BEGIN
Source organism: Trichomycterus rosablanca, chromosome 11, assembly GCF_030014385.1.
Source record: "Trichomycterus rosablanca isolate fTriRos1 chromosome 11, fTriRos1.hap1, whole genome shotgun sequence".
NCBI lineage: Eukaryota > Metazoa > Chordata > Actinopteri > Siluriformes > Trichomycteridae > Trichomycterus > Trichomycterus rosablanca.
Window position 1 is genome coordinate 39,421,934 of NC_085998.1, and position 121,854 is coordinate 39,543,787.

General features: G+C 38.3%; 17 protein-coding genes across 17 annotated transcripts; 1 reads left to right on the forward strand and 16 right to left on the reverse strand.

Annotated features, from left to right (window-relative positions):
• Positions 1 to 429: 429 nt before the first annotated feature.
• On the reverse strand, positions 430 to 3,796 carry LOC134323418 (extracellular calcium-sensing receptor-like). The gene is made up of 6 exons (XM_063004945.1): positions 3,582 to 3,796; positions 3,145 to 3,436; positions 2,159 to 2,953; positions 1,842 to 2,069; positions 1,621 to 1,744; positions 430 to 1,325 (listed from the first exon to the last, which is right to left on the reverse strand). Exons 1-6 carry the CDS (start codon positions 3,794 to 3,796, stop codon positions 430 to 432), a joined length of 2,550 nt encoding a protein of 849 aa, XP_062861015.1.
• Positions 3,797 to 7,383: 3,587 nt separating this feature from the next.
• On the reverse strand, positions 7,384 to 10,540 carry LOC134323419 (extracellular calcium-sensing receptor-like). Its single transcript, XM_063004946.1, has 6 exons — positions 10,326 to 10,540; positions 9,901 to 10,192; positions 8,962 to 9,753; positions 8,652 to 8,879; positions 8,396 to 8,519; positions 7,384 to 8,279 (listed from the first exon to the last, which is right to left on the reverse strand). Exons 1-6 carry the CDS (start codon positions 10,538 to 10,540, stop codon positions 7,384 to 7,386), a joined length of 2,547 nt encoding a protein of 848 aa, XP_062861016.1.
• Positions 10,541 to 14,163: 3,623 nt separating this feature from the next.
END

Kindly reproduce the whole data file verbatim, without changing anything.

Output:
Source organism: Trichomycterus rosablanca, chromosome 11, assembly GCF_030014385.1.
Source record: "Trichomycterus rosablanca isolate fTriRos1 chromosome 11, fTriRos1.hap1, whole genome shotgun sequence".
NCBI lineage: Eukaryota > Metazoa > Chordata > Actinopteri > Siluriformes > Trichomycteridae > Trichomycterus > Trichomycterus rosablanca.
Window position 1 is genome coordinate 39,421,934 of NC_085998.1, and position 121,854 is coordinate 39,543,787.

General features: G+C 38.3%; 17 protein-coding genes across 17 annotated transcripts; 1 reads left to right on the forward strand and 16 right to left on the reverse strand.

Annotated features, from left to right (window-relative positions):
• Positions 1 to 429: 429 nt before the first annotated feature.
• On the reverse strand, positions 430 to 3,796 carry LOC134323418 (extracellular calcium-sensing receptor-like). The gene is made up of 6 exons (XM_063004945.1): positions 3,582 to 3,796; positions 3,145 to 3,436; positions 2,159 to 2,953; positions 1,842 to 2,069; positions 1,621 to 1,744; positions 430 to 1,325 (listed from the first exon to the last, which is right to left on the reverse strand). Exons 1-6 carry the CDS (start codon positions 3,794 to 3,796, stop codon positions 430 to 432), a joined length of 2,550 nt encoding a protein of 849 aa, XP_062861015.1.
• Positions 3,797 to 7,383: 3,587 nt separating this feature from the next.
• On the reverse strand, positions 7,384 to 10,540 carry LOC134323419 (extracellular calcium-sensing receptor-like). Its single transcript, XM_063004946.1, has 6 exons — positions 10,326 to 10,540; positions 9,901 to 10,192; positions 8,962 to 9,753; positions 8,652 to 8,879; positions 8,396 to 8,519; positions 7,384 to 8,279 (listed from the first exon to the last, which is right to left on the reverse strand). Exons 1-6 carry the CDS (start codon positions 10,538 to 10,540, stop codon positions 7,384 to 7,386), a joined length of 2,547 nt encoding a protein of 848 aa, XP_062861016.1.
• Positions 10,541 to 14,163: 3,623 nt separating this feature from the next.